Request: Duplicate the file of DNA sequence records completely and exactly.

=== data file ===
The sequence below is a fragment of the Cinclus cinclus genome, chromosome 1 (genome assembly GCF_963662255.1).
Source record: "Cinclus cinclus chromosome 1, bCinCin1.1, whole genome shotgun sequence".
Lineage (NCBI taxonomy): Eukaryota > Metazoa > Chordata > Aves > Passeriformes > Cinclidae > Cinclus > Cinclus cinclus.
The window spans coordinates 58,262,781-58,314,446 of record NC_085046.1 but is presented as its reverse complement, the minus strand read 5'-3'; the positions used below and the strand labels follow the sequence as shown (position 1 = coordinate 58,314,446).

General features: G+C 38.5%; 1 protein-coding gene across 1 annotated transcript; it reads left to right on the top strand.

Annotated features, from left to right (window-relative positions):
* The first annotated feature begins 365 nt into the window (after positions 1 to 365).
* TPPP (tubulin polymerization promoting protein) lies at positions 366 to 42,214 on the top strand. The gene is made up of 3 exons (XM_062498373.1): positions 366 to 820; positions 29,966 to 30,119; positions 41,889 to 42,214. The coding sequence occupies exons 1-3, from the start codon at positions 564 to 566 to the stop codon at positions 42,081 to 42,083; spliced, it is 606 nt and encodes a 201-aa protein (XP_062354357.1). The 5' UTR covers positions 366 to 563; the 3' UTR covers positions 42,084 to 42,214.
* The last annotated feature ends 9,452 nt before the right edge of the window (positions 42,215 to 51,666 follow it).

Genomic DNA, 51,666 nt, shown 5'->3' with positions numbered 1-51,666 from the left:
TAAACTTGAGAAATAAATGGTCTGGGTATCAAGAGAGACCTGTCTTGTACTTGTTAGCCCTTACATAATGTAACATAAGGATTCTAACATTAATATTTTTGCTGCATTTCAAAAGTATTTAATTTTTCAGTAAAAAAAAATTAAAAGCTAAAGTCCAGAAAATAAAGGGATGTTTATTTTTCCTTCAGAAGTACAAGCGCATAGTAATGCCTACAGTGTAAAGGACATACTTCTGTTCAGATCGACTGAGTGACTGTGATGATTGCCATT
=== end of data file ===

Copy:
The sequence below is a fragment of the Cinclus cinclus genome, chromosome 1 (genome assembly GCF_963662255.1).
Source record: "Cinclus cinclus chromosome 1, bCinCin1.1, whole genome shotgun sequence".
Lineage (NCBI taxonomy): Eukaryota > Metazoa > Chordata > Aves > Passeriformes > Cinclidae > Cinclus > Cinclus cinclus.
The window spans coordinates 58,262,781-58,314,446 of record NC_085046.1 but is presented as its reverse complement, the minus strand read 5'-3'; the positions used below and the strand labels follow the sequence as shown (position 1 = coordinate 58,314,446).

General features: G+C 38.5%; 1 protein-coding gene across 1 annotated transcript; it reads left to right on the top strand.

Annotated features, from left to right (window-relative positions):
* The first annotated feature begins 365 nt into the window (after positions 1 to 365).
* TPPP (tubulin polymerization promoting protein) lies at positions 366 to 42,214 on the top strand. The gene is made up of 3 exons (XM_062498373.1): positions 366 to 820; positions 29,966 to 30,119; positions 41,889 to 42,214. The coding sequence occupies exons 1-3, from the start codon at positions 564 to 566 to the stop codon at positions 42,081 to 42,083; spliced, it is 606 nt and encodes a 201-aa protein (XP_062354357.1). The 5' UTR covers positions 366 to 563; the 3' UTR covers positions 42,084 to 42,214.
* The last annotated feature ends 9,452 nt before the right edge of the window (positions 42,215 to 51,666 follow it).

Genomic DNA, 51,666 nt, shown 5'->3' with positions numbered 1-51,666 from the left:
TAAACTTGAGAAATAAATGGTCTGGGTATCAAGAGAGACCTGTCTTGTACTTGTTAGCCCTTACATAATGTAACATAAGGATTCTAACATTAATATTTTTGCTGCATTTCAAAAGTATTTAATTTTTCAGTAAAAAAAAATTAAAAGCTAAAGTCCAGAAAATAAAGGGATGTTTATTTTTCCTTCAGAAGTACAAGCGCATAGTAATGCCTACAGTGTAAAGGACATACTTCTGTTCAGATCGACTGAGTGACTGTGATGATTGCCATT